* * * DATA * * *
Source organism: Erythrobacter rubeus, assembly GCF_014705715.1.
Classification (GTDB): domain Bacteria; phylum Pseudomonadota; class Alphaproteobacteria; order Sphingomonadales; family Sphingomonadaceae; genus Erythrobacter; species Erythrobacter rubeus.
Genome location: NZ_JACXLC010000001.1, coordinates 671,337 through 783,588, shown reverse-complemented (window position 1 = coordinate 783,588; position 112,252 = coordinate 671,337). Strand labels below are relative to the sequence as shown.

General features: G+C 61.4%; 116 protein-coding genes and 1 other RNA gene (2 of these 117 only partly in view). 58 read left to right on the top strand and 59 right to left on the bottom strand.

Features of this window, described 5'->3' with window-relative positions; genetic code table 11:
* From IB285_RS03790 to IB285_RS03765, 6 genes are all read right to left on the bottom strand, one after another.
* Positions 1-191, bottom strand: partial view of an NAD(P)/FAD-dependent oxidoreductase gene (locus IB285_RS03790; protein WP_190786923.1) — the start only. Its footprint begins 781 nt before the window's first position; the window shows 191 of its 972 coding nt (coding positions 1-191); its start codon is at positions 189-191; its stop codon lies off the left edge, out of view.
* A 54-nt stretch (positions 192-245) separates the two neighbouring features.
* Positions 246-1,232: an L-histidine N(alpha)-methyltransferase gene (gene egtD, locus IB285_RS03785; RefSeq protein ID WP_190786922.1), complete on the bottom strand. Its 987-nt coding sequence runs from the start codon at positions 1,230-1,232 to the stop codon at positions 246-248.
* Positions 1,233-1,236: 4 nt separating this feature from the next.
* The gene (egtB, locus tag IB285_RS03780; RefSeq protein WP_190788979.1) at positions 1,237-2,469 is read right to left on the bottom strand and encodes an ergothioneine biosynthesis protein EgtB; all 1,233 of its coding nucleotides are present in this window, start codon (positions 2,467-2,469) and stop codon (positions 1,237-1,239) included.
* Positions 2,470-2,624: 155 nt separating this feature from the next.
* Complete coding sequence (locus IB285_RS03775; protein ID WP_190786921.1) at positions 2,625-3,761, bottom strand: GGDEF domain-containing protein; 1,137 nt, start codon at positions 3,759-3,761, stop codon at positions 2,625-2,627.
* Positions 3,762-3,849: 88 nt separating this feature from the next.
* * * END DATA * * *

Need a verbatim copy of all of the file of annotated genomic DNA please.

Source organism: Erythrobacter rubeus, assembly GCF_014705715.1.
Classification (GTDB): domain Bacteria; phylum Pseudomonadota; class Alphaproteobacteria; order Sphingomonadales; family Sphingomonadaceae; genus Erythrobacter; species Erythrobacter rubeus.
Genome location: NZ_JACXLC010000001.1, coordinates 671,337 through 783,588, shown reverse-complemented (window position 1 = coordinate 783,588; position 112,252 = coordinate 671,337). Strand labels below are relative to the sequence as shown.

General features: G+C 61.4%; 116 protein-coding genes and 1 other RNA gene (2 of these 117 only partly in view). 58 read left to right on the top strand and 59 right to left on the bottom strand.

Features of this window, described 5'->3' with window-relative positions; genetic code table 11:
* From IB285_RS03790 to IB285_RS03765, 6 genes are all read right to left on the bottom strand, one after another.
* Positions 1-191, bottom strand: partial view of an NAD(P)/FAD-dependent oxidoreductase gene (locus IB285_RS03790; protein WP_190786923.1) — the start only. Its footprint begins 781 nt before the window's first position; the window shows 191 of its 972 coding nt (coding positions 1-191); its start codon is at positions 189-191; its stop codon lies off the left edge, out of view.
* A 54-nt stretch (positions 192-245) separates the two neighbouring features.
* Positions 246-1,232: an L-histidine N(alpha)-methyltransferase gene (gene egtD, locus IB285_RS03785; RefSeq protein ID WP_190786922.1), complete on the bottom strand. Its 987-nt coding sequence runs from the start codon at positions 1,230-1,232 to the stop codon at positions 246-248.
* Positions 1,233-1,236: 4 nt separating this feature from the next.
* The gene (egtB, locus tag IB285_RS03780; RefSeq protein WP_190788979.1) at positions 1,237-2,469 is read right to left on the bottom strand and encodes an ergothioneine biosynthesis protein EgtB; all 1,233 of its coding nucleotides are present in this window, start codon (positions 2,467-2,469) and stop codon (positions 1,237-1,239) included.
* Positions 2,470-2,624: 155 nt separating this feature from the next.
* Complete coding sequence (locus IB285_RS03775; protein ID WP_190786921.1) at positions 2,625-3,761, bottom strand: GGDEF domain-containing protein; 1,137 nt, start codon at positions 3,759-3,761, stop codon at positions 2,625-2,627.
* Positions 3,762-3,849: 88 nt separating this feature from the next.